Fever in Children

Dr. Parang Mehta, MD.

Fever is a sign of disease, not a disease by itself.  Fever is usually a response of our body to some harmful process going on.  The body draws attention to several different diseases of differing types by the fever response.

Many types of diseases cause fever.  Some are dangerous.  Fever should not be taken lightly, especially in children less than a year old.  At this age, serious infections are more common, and diseases progress rapidly.

At any age, fever should not be ignored.  An evaluation may find only a minor or self-limited disease, but serious diseases often become visible first through fever.

What is Fever?

The normal body temperature is 35.5º to 37.5º (C), or 95.9º - 99.5º (F).  A child is said to have fever when the temperature is greater than 37.8º (C ) or 100º (F).  These temperatures are taken in the mouth.  In very young children, the temperature should be taken by a rectal thermometer.  The rectal temperature is usually slightly higher than that in the mouth.  Temperature taken in the armpit (axillary temperature) is not considered reliable.

Fever is the body's response to infections, inflammation, cancers, and several other processes that are harmful.  Fever is a response that helps the body in controlling the harmful process.  For example, when there is an infection, a fever helps in two ways.  The higher temperature slows down the growth of most germs, and some cells of our immune defense system work better.

Though fever has many causes, the most worrisome causes are bacterial infections.  Infections like pneumonia, urinary infections, bacteremia, and meningitis can present with just a fever initially.  Especially in young children and babies, these infections can progress rapidly and become serious or life-threatening.  The first step in managing a fever is always to look for signs of serious disease.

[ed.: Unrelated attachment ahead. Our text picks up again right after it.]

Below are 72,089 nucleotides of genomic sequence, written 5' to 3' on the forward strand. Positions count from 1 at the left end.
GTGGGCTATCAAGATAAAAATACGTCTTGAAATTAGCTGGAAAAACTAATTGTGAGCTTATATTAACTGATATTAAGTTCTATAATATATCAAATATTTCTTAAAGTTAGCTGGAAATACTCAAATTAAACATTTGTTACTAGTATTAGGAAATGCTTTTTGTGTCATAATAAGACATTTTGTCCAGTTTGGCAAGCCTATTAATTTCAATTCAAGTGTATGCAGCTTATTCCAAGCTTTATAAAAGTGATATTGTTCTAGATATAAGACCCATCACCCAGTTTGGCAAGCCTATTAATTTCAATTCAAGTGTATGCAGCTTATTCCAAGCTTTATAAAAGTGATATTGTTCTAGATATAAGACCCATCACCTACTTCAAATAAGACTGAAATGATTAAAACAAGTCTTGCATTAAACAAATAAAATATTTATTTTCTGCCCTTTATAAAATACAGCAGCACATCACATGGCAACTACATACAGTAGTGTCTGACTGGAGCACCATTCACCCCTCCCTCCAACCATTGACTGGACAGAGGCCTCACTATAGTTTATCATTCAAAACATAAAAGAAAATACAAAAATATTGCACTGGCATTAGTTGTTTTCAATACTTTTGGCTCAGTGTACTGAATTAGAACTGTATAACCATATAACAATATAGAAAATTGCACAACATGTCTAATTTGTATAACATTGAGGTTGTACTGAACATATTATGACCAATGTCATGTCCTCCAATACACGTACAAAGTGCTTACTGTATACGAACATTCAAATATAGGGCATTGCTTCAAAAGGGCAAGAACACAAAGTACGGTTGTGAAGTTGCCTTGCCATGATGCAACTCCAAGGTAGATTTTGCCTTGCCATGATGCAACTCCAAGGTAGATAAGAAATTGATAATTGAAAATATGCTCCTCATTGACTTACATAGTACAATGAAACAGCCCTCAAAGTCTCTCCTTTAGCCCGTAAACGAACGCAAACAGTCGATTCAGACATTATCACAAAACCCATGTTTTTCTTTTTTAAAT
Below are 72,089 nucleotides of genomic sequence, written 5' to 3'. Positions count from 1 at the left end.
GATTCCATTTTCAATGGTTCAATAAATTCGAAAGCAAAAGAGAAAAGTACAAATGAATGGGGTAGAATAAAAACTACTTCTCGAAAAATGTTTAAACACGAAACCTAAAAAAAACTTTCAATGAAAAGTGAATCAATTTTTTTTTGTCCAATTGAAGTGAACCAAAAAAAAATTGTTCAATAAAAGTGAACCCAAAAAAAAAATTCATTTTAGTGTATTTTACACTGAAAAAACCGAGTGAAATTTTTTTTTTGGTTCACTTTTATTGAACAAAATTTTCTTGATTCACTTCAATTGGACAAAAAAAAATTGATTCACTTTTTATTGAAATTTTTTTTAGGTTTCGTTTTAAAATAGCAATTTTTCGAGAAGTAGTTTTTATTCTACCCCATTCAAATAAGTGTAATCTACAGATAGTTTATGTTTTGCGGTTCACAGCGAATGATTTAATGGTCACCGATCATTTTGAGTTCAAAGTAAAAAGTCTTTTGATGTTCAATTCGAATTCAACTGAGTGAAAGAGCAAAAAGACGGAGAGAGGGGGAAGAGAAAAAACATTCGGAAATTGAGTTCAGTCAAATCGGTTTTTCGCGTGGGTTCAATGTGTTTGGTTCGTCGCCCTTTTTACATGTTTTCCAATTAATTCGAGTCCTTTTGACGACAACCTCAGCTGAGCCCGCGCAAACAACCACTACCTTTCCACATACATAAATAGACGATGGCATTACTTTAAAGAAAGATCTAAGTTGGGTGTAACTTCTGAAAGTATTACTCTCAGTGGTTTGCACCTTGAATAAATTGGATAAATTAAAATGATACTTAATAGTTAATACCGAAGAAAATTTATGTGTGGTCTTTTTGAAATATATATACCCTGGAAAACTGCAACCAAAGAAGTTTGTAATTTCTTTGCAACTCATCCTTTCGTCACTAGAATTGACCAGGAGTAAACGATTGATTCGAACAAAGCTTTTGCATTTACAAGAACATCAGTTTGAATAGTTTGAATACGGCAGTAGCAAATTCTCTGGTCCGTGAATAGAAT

Is fever a problem?

Fever is a warning sign - an indication that something is wrong.  A quest for the cause of any fever is important, especially in young children.  The causes of fever range from trivial and self-limited viral infections to life threatening bacterial infections, cancers, and auto-immune disorders that cause long term sickness.

By itself, fever, especially in an older child, does no harm.  In younger children, it may cause loss of fluid from the body, resulting in dehydration.  Children also lose their appetite when feverish.  Between the age of 6 months and 6 years, children may suffer from fits, known as  febrile seizures  .

Another particular problem is hyperthermia -- the uncontrollable rise of body temperature to very high levels (106 F and beyond).  This condition can lead to brain damage and death, if not promptly treated.  Apart from these two specific conditions, fever, on the whole, is fairly harmless in itself.

Danger Signs

These are some pointers that you should have the child seen by a pediatrician:

Dangerous Fever
Treatment of Fever

Last Revision: February 16, 2016

Medicines For Fever

There are many drugs available to treat fever.  These drugs, called anti-pyretics, have an action on the body temperature only.  They reduce the temperature of the body, but usually have no effect on the cause of the fever.

Acetaminophen / Paracetamol: This is perhaps the most widely used drug to treat fever.  It is available as syrups, tablets, and injections.  It is considered a safe drug at the recommended doses, and is popular with pediatricians because of its safety.  The drug is most commonly used as syrup or tablet, and the effect of a dose lasts 2-6 hours.  Paracetamol is dangerous when too much is used, and not more than 5 doses should be given in 24 hours.

Ibuprofen: This is another popular drug.  It is mainly used as an anti-inflammatory drug.  However, it is effective in reducing temperature, and its effect lasts a little more than thet of paracetamol.

Aspirin: This drug, very popular once, is now avoided in children.  Apart from the usual side-effects like gastritis, the drug has been to be associated with a rare, dangerous disease called Reye's Syndrome.  Children who receive aspirin while they have varicella (chicken pox) or influenza are at high risk of getting Reye's syndrome.

Other Drugs: Many other anti inflammatory drugs like mefenamic acid and nimesulide are successful in reducing body temperature.  However, they usually offer no advantage over paracetamol and ibuprofen, and sometimes have significantly more frequent or more serious side effects.

These New Fangled Celsius Thermometers

The Fahrenheit temperature has been used for a long time, but we're now switching to the Celsius scale, which is a more rational system.  However, most of us are used to expressing fever in Fahrenheit.  To convert Celsius temperatures into Fahrenheit, multiply by 9, divide by 5, and then add 32.  Or, enter the Celsius temperature into the first box below, and click the button.

Enter the Celsius temperature:

The temperature in Fahrenheit is:


Contact Information

Dr. Parang Mehta,
Mehta Childcare,
Opposite Putli, Sagrampura,
Surat.        Tel: +91 9429486624.